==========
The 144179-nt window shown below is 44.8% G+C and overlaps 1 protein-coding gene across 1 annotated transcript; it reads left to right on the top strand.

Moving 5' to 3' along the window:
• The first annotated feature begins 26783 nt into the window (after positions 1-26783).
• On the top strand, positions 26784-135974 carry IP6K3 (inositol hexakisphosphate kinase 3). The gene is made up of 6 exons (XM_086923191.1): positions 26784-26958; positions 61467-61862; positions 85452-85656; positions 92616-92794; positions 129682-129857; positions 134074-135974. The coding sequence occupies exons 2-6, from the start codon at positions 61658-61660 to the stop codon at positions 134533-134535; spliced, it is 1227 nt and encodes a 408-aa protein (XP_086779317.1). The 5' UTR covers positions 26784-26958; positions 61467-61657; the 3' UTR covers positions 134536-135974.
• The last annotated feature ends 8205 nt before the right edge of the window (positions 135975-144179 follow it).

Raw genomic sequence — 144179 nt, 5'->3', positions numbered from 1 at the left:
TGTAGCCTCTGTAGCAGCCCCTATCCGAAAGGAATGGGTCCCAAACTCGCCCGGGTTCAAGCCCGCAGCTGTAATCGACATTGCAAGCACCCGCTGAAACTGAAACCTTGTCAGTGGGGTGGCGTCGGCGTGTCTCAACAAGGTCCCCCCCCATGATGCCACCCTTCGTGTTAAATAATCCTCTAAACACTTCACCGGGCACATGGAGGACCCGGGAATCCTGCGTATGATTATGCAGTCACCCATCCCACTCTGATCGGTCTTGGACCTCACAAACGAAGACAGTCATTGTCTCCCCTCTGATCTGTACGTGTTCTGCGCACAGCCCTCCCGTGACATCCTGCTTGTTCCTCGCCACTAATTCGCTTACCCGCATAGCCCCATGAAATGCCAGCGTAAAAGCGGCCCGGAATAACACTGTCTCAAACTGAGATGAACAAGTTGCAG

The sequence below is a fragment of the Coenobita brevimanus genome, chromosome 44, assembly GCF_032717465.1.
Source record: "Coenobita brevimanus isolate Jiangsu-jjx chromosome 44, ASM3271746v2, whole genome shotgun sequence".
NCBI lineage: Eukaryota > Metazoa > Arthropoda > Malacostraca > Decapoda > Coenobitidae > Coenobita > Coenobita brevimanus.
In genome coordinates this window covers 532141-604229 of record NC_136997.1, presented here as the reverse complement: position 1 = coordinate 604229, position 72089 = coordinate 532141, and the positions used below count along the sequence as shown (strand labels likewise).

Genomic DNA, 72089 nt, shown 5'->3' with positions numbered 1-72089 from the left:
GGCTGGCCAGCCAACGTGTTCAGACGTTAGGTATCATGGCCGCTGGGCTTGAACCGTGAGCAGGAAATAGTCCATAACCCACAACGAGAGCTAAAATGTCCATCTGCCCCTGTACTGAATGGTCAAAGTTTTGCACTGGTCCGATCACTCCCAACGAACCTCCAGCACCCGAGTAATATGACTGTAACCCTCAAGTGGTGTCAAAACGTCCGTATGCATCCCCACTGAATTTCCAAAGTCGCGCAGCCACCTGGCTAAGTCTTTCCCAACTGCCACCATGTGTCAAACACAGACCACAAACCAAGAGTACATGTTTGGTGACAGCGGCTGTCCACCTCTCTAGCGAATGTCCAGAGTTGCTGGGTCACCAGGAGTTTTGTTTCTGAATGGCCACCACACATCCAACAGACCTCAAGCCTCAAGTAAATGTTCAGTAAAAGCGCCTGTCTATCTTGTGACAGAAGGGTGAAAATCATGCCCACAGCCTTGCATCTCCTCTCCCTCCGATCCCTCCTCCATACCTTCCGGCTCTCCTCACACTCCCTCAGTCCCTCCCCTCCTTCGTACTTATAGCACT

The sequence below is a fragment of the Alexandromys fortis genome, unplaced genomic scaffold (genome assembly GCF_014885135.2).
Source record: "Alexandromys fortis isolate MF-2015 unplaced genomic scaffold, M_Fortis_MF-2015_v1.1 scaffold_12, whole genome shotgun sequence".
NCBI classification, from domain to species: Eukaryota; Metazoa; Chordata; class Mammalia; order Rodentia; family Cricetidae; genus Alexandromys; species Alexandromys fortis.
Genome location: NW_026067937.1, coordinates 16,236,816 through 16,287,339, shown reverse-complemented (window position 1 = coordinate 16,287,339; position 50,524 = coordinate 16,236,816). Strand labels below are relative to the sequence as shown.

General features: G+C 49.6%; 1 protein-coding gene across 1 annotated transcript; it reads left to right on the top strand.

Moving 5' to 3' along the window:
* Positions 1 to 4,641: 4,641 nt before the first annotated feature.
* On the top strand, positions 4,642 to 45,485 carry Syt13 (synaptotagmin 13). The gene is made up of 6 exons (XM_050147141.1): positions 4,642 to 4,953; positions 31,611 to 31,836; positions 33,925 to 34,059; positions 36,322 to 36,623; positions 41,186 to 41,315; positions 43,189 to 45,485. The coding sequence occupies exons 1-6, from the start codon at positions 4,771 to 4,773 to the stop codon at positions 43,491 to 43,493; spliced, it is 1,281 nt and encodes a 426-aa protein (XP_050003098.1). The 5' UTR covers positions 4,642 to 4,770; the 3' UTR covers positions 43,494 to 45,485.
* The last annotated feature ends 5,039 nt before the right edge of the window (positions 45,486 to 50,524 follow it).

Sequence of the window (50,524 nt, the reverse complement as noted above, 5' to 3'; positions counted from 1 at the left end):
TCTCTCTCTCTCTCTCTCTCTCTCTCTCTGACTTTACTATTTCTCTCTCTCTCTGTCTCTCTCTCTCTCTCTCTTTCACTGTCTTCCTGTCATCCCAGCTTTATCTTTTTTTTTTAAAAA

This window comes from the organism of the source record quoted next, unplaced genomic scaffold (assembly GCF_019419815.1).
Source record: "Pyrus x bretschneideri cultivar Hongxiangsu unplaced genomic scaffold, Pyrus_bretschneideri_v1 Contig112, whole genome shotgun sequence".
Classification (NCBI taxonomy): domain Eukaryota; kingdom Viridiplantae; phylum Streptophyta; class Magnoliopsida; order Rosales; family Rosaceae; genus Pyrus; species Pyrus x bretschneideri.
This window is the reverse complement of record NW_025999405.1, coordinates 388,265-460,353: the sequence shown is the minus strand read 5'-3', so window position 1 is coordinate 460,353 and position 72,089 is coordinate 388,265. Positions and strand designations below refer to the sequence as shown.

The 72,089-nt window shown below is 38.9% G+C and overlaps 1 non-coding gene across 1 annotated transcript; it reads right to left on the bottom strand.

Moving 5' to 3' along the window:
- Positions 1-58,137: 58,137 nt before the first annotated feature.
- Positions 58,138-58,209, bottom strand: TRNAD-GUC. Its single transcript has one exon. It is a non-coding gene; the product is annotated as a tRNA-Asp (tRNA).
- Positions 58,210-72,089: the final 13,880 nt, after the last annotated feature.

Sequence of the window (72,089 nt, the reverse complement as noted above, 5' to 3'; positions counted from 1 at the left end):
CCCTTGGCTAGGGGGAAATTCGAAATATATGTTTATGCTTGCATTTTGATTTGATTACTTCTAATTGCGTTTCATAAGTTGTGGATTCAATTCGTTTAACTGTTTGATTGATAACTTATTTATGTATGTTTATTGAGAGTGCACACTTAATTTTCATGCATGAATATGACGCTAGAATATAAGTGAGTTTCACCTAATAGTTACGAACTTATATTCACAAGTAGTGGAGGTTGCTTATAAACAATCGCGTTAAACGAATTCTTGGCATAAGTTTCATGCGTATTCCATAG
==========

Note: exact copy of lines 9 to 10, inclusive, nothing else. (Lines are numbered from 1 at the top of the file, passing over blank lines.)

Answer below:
Source record: "Coenobita brevimanus isolate Jiangsu-jjx chromosome 44, ASM3271746v2, whole genome shotgun sequence".
NCBI lineage: Eukaryota > Metazoa > Arthropoda > Malacostraca > Decapoda > Coenobitidae > Coenobita > Coenobita brevimanus.